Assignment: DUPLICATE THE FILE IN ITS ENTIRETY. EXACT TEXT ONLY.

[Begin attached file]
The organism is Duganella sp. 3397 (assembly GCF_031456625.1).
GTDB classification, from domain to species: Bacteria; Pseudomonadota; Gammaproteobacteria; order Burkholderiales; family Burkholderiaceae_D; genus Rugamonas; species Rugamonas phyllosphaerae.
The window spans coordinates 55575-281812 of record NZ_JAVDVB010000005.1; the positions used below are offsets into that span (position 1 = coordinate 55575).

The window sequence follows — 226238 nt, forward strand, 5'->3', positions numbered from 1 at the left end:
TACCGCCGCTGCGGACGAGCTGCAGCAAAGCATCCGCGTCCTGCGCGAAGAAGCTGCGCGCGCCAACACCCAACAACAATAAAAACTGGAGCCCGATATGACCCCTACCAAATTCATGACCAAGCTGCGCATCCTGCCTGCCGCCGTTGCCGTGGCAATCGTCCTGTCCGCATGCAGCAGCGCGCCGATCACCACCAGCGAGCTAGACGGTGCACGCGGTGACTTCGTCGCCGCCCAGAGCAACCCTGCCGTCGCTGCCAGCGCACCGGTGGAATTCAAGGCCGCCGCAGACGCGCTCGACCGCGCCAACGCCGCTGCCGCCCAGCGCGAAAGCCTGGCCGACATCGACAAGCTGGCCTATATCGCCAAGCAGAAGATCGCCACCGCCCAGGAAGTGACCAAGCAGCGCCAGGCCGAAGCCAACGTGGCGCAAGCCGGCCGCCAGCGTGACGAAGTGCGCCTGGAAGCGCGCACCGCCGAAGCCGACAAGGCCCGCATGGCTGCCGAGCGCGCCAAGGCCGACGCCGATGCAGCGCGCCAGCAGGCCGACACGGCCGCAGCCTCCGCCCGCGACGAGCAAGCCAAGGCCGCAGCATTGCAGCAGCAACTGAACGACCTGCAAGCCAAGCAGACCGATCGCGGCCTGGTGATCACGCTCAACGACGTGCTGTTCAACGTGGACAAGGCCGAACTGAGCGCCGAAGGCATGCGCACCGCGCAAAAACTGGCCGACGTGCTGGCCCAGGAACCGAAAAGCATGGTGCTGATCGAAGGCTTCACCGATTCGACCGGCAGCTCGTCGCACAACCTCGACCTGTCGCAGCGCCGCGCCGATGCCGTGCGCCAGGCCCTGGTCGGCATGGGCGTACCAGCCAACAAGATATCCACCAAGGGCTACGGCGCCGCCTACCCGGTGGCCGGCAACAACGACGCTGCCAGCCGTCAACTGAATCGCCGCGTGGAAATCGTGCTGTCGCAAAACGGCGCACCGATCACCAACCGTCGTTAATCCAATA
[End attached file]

The organism is Duganella sp. 3397 (assembly GCF_031456625.1).
GTDB classification, from domain to species: Bacteria; Pseudomonadota; Gammaproteobacteria; order Burkholderiales; family Burkholderiaceae_D; genus Rugamonas; species Rugamonas phyllosphaerae.
The window spans coordinates 55575-281812 of record NZ_JAVDVB010000005.1; the positions used below are offsets into that span (position 1 = coordinate 55575).

The window sequence follows — 226238 nt, forward strand, 5'->3', positions numbered from 1 at the left end:
TACCGCCGCTGCGGACGAGCTGCAGCAAAGCATCCGCGTCCTGCGCGAAGAAGCTGCGCGCGCCAACACCCAACAACAATAAAAACTGGAGCCCGATATGACCCCTACCAAATTCATGACCAAGCTGCGCATCCTGCCTGCCGCCGTTGCCGTGGCAATCGTCCTGTCCGCATGCAGCAGCGCGCCGATCACCACCAGCGAGCTAGACGGTGCACGCGGTGACTTCGTCGCCGCCCAGAGCAACCCTGCCGTCGCTGCCAGCGCACCGGTGGAATTCAAGGCCGCCGCAGACGCGCTCGACCGCGCCAACGCCGCTGCCGCCCAGCGCGAAAGCCTGGCCGACATCGACAAGCTGGCCTATATCGCCAAGCAGAAGATCGCCACCGCCCAGGAAGTGACCAAGCAGCGCCAGGCCGAAGCCAACGTGGCGCAAGCCGGCCGCCAGCGTGACGAAGTGCGCCTGGAAGCGCGCACCGCCGAAGCCGACAAGGCCCGCATGGCTGCCGAGCGCGCCAAGGCCGACGCCGATGCAGCGCGCCAGCAGGCCGACACGGCCGCAGCCTCCGCCCGCGACGAGCAAGCCAAGGCCGCAGCATTGCAGCAGCAACTGAACGACCTGCAAGCCAAGCAGACCGATCGCGGCCTGGTGATCACGCTCAACGACGTGCTGTTCAACGTGGACAAGGCCGAACTGAGCGCCGAAGGCATGCGCACCGCGCAAAAACTGGCCGACGTGCTGGCCCAGGAACCGAAAAGCATGGTGCTGATCGAAGGCTTCACCGATTCGACCGGCAGCTCGTCGCACAACCTCGACCTGTCGCAGCGCCGCGCCGATGCCGTGCGCCAGGCCCTGGTCGGCATGGGCGTACCAGCCAACAAGATATCCACCAAGGGCTACGGCGCCGCCTACCCGGTGGCCGGCAACAACGACGCTGCCAGCCGTCAACTGAATCGCCGCGTGGAAATCGTGCTGTCGCAAAACGGCGCACCGATCACCAACCGTCGTTAATCCAATA